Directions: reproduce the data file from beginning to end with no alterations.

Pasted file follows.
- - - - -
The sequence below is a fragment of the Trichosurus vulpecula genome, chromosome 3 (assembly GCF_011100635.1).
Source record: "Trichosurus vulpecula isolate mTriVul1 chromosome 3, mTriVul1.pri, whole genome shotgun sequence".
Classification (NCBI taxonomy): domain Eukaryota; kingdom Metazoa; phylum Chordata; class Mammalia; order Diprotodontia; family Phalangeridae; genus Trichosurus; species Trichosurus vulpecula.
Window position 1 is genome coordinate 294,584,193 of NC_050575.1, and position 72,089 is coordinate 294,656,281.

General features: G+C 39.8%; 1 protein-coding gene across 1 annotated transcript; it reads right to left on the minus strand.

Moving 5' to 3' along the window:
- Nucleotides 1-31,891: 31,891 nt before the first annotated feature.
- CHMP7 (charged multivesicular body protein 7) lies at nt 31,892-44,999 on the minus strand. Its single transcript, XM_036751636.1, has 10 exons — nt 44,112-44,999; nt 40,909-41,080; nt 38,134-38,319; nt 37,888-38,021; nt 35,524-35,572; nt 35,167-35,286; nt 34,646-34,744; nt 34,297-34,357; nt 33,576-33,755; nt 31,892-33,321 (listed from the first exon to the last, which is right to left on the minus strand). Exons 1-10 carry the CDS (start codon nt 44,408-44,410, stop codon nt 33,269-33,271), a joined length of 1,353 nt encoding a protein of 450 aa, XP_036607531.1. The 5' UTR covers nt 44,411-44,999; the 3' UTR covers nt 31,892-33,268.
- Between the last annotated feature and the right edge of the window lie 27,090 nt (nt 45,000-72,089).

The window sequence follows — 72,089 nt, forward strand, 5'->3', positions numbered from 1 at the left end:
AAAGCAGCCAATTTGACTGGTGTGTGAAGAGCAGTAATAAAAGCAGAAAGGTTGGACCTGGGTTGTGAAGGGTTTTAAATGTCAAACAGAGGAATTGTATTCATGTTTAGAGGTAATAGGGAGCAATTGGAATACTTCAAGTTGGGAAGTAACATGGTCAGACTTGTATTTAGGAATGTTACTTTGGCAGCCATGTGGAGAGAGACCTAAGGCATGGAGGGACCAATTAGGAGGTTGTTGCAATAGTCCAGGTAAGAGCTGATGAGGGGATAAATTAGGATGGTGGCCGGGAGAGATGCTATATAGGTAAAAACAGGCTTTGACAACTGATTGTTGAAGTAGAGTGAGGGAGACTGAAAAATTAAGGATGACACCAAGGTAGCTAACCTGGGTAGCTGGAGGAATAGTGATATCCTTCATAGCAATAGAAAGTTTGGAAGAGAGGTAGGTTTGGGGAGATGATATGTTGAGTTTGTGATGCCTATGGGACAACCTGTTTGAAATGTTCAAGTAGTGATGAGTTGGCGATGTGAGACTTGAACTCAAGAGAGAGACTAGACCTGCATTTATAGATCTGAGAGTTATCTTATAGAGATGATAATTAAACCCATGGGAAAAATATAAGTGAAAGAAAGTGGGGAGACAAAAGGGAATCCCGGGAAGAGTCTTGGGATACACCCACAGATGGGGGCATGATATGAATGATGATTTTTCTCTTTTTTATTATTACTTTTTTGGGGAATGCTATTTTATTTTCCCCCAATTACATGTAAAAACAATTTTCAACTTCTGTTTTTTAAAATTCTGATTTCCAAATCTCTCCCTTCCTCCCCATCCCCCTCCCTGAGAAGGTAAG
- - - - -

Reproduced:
The sequence below is a fragment of the Trichosurus vulpecula genome, chromosome 3 (assembly GCF_011100635.1).
Source record: "Trichosurus vulpecula isolate mTriVul1 chromosome 3, mTriVul1.pri, whole genome shotgun sequence".
Classification (NCBI taxonomy): domain Eukaryota; kingdom Metazoa; phylum Chordata; class Mammalia; order Diprotodontia; family Phalangeridae; genus Trichosurus; species Trichosurus vulpecula.
Window position 1 is genome coordinate 294,584,193 of NC_050575.1, and position 72,089 is coordinate 294,656,281.

General features: G+C 39.8%; 1 protein-coding gene across 1 annotated transcript; it reads right to left on the minus strand.

Moving 5' to 3' along the window:
- Nucleotides 1-31,891: 31,891 nt before the first annotated feature.
- CHMP7 (charged multivesicular body protein 7) lies at nt 31,892-44,999 on the minus strand. Its single transcript, XM_036751636.1, has 10 exons — nt 44,112-44,999; nt 40,909-41,080; nt 38,134-38,319; nt 37,888-38,021; nt 35,524-35,572; nt 35,167-35,286; nt 34,646-34,744; nt 34,297-34,357; nt 33,576-33,755; nt 31,892-33,321 (listed from the first exon to the last, which is right to left on the minus strand). Exons 1-10 carry the CDS (start codon nt 44,408-44,410, stop codon nt 33,269-33,271), a joined length of 1,353 nt encoding a protein of 450 aa, XP_036607531.1. The 5' UTR covers nt 44,411-44,999; the 3' UTR covers nt 31,892-33,268.
- Between the last annotated feature and the right edge of the window lie 27,090 nt (nt 45,000-72,089).

The window sequence follows — 72,089 nt, forward strand, 5'->3', positions numbered from 1 at the left end:
AAAGCAGCCAATTTGACTGGTGTGTGAAGAGCAGTAATAAAAGCAGAAAGGTTGGACCTGGGTTGTGAAGGGTTTTAAATGTCAAACAGAGGAATTGTATTCATGTTTAGAGGTAATAGGGAGCAATTGGAATACTTCAAGTTGGGAAGTAACATGGTCAGACTTGTATTTAGGAATGTTACTTTGGCAGCCATGTGGAGAGAGACCTAAGGCATGGAGGGACCAATTAGGAGGTTGTTGCAATAGTCCAGGTAAGAGCTGATGAGGGGATAAATTAGGATGGTGGCCGGGAGAGATGCTATATAGGTAAAAACAGGCTTTGACAACTGATTGTTGAAGTAGAGTGAGGGAGACTGAAAAATTAAGGATGACACCAAGGTAGCTAACCTGGGTAGCTGGAGGAATAGTGATATCCTTCATAGCAATAGAAAGTTTGGAAGAGAGGTAGGTTTGGGGAGATGATATGTTGAGTTTGTGATGCCTATGGGACAACCTGTTTGAAATGTTCAAGTAGTGATGAGTTGGCGATGTGAGACTTGAACTCAAGAGAGAGACTAGACCTGCATTTATAGATCTGAGAGTTATCTTATAGAGATGATAATTAAACCCATGGGAAAAATATAAGTGAAAGAAAGTGGGGAGACAAAAGGGAATCCCGGGAAGAGTCTTGGGATACACCCACAGATGGGGGCATGATATGAATGATGATTTTTCTCTTTTTTATTATTACTTTTTTGGGGAATGCTATTTTATTTTCCCCCAATTACATGTAAAAACAATTTTCAACTTCTGTTTTTTAAAATTCTGATTTCCAAATCTCTCCCTTCCTCCCCATCCCCCTCCCTGAGAAGGTAAG